Just in case you don't have time to get back to me, I'll make a general suggestion. If you want a lighter bodied red wine that doesn't have a lot of tannins, you should look for a Pinot Noir. I don't know what brands you have available to you, or what you define as moderate. Kendall Jackson is a decent wine that is usually moderately priced. If you can afford it, a Robert Mondavi would also be a good choice. The problem with Mondavi is that they have so many labels with their name on them, it's hard to tell what is "the good stuff." Here's a tip: If it says "coastal" or "woodbridge" or anything like that, it isn't what you want. It should say "Napa Valley" at the bottom of the label (note: this is specific to this brand only. there are many GREAT wines from california from places other than napa valley). Oddly, the "private selection" of robert mondavi is anything but.

Another great choice, if you can find it, is Louis Martini. This is now owned by Gallo, but they have pretty much left it alone and Martini continues to produce fantastic wines. We opend an Imperial (6 litre bottle) of 1994 Cabernet Sauvignon this summer as part of a family celebration. Wow, what a treat!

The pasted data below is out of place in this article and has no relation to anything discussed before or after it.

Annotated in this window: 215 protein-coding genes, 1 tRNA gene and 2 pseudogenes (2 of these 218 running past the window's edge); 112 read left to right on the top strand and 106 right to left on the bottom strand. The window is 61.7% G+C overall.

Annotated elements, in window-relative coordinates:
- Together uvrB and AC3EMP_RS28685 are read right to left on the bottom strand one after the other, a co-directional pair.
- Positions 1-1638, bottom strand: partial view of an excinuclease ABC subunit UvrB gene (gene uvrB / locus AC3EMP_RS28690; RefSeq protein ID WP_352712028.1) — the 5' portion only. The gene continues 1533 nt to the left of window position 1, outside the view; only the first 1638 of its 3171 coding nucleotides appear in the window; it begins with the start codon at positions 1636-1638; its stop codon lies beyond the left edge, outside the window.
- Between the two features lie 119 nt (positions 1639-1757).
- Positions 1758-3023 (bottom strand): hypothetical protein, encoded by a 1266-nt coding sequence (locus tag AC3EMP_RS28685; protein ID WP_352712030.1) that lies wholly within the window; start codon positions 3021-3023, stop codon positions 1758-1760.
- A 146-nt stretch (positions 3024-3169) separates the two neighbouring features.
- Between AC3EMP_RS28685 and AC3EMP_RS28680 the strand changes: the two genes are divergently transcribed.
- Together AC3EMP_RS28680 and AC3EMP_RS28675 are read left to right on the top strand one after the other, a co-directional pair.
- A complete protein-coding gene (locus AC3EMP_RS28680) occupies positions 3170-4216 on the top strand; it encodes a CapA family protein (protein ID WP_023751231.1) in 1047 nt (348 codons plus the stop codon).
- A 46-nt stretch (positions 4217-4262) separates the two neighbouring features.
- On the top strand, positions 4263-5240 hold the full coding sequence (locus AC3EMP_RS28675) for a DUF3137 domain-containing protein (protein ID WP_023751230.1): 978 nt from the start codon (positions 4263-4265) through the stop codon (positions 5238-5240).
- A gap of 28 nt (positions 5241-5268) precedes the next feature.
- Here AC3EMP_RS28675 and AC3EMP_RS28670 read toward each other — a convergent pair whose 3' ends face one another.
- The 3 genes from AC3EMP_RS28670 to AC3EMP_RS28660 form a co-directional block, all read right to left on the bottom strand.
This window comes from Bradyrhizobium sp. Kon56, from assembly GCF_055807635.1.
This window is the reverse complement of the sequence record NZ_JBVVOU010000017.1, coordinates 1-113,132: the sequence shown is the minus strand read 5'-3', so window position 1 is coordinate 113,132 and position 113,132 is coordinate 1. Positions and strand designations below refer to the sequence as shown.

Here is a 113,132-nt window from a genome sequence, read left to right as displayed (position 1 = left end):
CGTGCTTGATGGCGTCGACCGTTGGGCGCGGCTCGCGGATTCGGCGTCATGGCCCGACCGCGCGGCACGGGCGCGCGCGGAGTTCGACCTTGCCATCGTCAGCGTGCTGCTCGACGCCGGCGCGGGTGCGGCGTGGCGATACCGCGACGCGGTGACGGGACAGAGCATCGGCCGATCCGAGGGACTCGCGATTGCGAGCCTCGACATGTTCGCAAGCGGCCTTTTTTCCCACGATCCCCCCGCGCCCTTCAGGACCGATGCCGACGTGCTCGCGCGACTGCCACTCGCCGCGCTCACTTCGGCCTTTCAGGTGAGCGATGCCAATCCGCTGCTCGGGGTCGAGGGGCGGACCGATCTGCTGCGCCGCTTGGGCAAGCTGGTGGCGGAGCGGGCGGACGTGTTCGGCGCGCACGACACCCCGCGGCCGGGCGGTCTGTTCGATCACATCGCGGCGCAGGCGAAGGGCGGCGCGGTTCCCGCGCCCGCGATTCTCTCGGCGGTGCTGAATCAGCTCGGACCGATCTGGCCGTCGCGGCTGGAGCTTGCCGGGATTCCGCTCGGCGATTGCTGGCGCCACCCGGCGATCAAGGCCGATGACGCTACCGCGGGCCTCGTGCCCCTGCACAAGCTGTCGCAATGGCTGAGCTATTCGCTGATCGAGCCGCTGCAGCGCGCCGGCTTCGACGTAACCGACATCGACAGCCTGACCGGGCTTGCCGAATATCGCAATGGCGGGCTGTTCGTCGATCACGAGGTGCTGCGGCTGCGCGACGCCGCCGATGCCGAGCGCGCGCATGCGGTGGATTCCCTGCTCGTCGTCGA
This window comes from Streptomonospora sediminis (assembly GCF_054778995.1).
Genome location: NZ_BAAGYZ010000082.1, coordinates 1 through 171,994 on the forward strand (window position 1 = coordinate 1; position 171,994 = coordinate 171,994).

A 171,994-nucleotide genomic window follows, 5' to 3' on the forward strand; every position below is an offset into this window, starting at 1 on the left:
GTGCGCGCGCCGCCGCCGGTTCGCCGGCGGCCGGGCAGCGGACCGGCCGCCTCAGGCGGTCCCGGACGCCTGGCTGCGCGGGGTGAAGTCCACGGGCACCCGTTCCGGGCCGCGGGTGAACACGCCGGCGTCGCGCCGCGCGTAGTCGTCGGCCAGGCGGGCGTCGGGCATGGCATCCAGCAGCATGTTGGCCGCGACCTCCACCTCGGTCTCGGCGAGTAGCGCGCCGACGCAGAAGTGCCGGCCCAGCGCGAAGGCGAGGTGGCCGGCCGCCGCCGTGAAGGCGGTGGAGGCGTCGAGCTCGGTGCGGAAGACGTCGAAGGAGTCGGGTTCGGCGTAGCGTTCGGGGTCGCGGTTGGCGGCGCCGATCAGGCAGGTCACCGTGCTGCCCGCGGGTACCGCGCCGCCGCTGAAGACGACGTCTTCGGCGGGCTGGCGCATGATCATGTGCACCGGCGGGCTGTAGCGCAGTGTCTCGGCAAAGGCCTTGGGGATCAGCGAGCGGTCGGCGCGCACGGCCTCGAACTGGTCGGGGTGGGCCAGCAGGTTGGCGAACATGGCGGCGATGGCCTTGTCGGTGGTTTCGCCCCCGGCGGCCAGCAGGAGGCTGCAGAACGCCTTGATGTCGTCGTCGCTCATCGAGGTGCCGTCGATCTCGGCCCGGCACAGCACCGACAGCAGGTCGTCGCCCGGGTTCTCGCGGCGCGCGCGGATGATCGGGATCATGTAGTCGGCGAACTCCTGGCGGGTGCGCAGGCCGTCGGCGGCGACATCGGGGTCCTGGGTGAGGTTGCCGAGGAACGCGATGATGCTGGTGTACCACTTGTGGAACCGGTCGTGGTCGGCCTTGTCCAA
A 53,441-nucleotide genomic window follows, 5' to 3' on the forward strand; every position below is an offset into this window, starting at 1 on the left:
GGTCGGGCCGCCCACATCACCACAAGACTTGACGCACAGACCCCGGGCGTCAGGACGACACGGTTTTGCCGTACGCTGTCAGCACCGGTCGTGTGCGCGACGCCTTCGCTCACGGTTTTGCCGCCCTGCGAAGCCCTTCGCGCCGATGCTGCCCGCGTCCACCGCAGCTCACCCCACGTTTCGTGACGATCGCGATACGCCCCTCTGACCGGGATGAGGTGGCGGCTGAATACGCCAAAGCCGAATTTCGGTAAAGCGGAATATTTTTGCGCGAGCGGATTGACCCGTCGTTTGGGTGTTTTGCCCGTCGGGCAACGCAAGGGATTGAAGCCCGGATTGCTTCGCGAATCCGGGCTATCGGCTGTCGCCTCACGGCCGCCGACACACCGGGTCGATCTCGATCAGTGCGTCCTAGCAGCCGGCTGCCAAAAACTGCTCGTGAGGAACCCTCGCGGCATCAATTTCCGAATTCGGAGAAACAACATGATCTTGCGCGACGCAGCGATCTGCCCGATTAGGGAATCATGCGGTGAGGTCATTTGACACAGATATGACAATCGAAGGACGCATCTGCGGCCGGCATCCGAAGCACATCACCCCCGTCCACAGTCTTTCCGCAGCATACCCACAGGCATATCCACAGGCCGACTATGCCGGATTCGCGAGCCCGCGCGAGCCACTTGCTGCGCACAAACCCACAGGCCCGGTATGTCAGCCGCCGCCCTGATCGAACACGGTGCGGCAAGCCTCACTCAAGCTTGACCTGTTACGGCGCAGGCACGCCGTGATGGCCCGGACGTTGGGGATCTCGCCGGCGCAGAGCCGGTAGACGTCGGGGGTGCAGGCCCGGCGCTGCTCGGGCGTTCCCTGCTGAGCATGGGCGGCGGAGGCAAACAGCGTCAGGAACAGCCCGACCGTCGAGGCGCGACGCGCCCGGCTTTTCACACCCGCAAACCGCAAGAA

I would suggest that you avoid things like Wine Spectator, as they aren't nearly as much help as you would think. They are far more marketing than they are objective testing (for example, a blind taste test ranked a wine dead last that actually won the "competition" once they saw the labels. they claimed that "re-tasted" the wine.).

Sorry to give you such a long answer, but wine is indeed very complex. With a little more information I think we can narrow your search to something that will be perfect.


08-24-2006, 21:06
Sorry to post twice, but I just realized that you are in San Diego!

I have a better idea. If your girlfriend likes wine but you aren't sure what to get her, take her wine tasting! You aren't far from Temecula, and there are some great wineries there. Unfortunately, none of them grow Pinot Noir (simply not possible in Temecula, yet anyway) but this will give you a great date and allow you to see what kind of wine she really likes!